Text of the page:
2020 | 336pp | £18.99
In a world where people are spewing ‘alternative facts’, yelling about fake news and sharing random articles on social media, the public is left asking: What is the truth? In The Triumph of Doubt, David Michaels opens our eyes to the methods corporations employ that bend the facts of science in order to make a profit. The uncertainty fostered by hired product defense firms can muddy the water on the safety and health implications of the products corporations know will make them money, leaving the public confused or unaware.
Many people will be familiar with Michaels’ stories and evidence against the tobacco industry, but the chapters focused on alcohol, diesel emissions, opioids and sugar are sure to share some new – and scary – insights. With a resume that includes the assistant secretary for environment, safety and health under US president Bill Clinton and assistant secretary of labor for the Occupational Safety and Health Administration (OSHA) under president Barack Obama, Michaels has seen first hand how politicians, lobbyists and even scientists can spin scientific studies for their benefit.
A chapter entitled ‘Deadly dust’ highlights the difficulties that Michaels experienced while working at OSHA to pass additional regulations on silica exposure. I never knew the number of stalling techniques that are thrown at governmental officials trying to protect the public.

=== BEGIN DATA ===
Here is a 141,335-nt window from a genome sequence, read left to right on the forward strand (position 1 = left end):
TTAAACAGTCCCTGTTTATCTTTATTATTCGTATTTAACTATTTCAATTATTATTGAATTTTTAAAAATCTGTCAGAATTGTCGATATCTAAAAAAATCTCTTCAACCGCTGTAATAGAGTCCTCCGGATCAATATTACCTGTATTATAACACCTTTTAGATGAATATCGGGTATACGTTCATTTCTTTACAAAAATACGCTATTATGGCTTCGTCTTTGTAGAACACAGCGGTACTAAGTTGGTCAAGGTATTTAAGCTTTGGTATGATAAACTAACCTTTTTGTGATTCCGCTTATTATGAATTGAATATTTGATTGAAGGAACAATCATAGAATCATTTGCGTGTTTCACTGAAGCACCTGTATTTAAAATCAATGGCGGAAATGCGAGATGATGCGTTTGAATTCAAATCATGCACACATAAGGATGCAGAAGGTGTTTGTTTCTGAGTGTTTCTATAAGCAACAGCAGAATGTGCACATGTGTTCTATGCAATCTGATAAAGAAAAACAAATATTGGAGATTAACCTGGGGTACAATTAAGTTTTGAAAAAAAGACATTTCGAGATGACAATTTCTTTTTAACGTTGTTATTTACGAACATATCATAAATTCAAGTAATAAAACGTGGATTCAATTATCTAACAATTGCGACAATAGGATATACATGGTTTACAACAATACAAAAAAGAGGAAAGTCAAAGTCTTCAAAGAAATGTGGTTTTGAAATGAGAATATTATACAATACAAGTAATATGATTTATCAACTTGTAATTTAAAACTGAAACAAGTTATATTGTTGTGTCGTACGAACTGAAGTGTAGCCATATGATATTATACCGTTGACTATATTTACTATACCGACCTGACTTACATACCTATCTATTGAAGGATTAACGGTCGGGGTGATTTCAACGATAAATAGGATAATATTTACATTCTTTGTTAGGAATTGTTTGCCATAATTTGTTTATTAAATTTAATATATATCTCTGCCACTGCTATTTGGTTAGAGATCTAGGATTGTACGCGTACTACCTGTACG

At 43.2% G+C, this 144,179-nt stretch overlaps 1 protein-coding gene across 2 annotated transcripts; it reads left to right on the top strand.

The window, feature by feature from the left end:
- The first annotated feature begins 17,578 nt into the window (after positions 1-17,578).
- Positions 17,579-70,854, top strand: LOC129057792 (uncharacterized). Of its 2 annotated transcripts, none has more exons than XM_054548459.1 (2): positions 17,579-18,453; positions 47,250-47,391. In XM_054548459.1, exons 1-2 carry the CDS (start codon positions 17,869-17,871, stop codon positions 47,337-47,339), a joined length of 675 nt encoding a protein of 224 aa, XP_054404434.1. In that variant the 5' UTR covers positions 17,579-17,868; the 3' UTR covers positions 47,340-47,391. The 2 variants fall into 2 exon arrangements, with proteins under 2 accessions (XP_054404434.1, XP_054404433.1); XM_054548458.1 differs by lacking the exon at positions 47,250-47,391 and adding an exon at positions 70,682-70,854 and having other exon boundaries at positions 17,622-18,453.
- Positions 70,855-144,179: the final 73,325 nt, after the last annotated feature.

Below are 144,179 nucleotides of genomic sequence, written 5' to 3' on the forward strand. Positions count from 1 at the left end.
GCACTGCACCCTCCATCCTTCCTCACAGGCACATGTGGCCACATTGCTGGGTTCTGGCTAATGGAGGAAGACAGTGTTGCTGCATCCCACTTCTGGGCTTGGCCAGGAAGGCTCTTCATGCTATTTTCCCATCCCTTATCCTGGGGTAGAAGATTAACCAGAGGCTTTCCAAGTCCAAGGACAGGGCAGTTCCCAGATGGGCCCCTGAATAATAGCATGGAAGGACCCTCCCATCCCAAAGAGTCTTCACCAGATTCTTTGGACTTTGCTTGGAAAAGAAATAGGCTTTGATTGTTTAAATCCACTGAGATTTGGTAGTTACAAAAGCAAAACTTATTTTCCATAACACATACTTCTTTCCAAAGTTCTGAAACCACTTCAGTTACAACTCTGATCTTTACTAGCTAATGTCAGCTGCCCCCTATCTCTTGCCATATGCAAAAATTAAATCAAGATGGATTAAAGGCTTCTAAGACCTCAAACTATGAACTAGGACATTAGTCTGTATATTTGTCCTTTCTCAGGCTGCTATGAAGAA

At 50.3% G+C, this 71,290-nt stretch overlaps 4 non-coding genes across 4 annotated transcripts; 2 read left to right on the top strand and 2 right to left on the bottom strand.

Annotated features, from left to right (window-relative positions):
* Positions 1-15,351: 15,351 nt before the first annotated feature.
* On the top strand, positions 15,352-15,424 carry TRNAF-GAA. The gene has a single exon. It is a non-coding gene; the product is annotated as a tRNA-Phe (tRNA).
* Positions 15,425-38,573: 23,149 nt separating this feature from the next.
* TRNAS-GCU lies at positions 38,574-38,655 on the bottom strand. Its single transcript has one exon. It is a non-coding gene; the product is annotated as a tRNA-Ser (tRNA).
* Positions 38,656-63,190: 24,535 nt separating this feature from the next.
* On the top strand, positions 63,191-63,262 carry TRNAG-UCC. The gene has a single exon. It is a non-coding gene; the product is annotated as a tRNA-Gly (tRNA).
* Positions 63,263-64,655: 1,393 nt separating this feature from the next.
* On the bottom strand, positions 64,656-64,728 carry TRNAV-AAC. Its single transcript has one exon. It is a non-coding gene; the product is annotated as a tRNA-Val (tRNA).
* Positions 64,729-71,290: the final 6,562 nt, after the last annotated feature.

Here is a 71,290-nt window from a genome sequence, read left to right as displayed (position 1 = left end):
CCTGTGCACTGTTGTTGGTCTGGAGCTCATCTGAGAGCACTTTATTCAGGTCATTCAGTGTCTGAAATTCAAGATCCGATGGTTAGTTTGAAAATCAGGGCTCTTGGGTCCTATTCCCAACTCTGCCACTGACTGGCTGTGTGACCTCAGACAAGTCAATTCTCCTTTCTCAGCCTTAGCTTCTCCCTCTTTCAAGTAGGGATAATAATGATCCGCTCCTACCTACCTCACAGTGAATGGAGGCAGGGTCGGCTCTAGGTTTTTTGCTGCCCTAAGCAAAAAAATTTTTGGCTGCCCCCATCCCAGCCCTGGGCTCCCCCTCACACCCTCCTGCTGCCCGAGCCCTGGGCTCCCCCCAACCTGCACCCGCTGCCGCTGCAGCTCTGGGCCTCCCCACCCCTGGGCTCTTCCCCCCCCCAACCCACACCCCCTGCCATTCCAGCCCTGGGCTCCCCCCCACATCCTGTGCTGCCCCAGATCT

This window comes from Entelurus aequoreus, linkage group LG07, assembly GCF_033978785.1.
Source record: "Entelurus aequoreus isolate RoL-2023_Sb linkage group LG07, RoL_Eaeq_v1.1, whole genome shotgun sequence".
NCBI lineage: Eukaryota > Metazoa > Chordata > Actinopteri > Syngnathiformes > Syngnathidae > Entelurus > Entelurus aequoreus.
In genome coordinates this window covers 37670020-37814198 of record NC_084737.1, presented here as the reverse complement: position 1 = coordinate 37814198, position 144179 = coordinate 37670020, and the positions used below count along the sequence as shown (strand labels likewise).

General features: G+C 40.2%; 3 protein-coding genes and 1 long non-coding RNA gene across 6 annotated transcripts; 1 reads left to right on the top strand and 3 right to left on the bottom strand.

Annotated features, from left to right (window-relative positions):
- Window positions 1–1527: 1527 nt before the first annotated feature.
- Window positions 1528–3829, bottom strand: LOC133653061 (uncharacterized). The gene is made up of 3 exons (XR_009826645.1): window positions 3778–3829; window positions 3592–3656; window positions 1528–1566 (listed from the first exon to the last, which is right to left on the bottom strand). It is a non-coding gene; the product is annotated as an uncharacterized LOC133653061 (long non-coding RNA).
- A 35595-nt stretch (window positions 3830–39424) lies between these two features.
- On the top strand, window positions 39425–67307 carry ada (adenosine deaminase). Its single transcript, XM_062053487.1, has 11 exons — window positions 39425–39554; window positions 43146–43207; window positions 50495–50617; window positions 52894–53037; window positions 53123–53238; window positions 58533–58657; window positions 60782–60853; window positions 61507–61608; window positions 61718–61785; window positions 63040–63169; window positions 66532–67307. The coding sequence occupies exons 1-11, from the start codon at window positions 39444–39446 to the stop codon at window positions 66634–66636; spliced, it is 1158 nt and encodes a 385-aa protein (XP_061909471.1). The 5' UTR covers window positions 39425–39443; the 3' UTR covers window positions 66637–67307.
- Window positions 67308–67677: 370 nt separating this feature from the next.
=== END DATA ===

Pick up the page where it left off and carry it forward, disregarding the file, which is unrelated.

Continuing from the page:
Many topics felt like they were ripped directly from current headlines as Michaels weaves policy and politics of the Trump administration into the text. For example, a chapter focusing on the health and environmental impacts of polyfluoroalkyl substances (PFAS) such as Teflon in drinking water supplies comes just as the US Environmental Protection Agency is finalising a rule on PFAS imports. I’m sure if he had been writing this book later in 2020, there would be a chapter focused on the coronavirus and how governments have handled the current pandemic – I guess we will need to wait for his next book!
As an academic scientist who publishes and reads a lot of peer reviewed articles, I must admit that I have not paid significant attention to the funding sources and conflict of interest statements that accompany each one. However, after reading this book, I know I will scrutinise them in more detail to make sure that the authors are presenting an unbiased view of their scientific findings. An awareness of the tactics outlined by Michaels will make us all better consumers of science.
The book wasn’t a riveting page-turner, but it was chock full of good examples that were clearly researched (averaging over 30 references per chapter) and supplemented with Michaels’ personal experiences. I think any scientist who wants to bridge the realm of research, policy, politics and ethics would benefit from reading this book.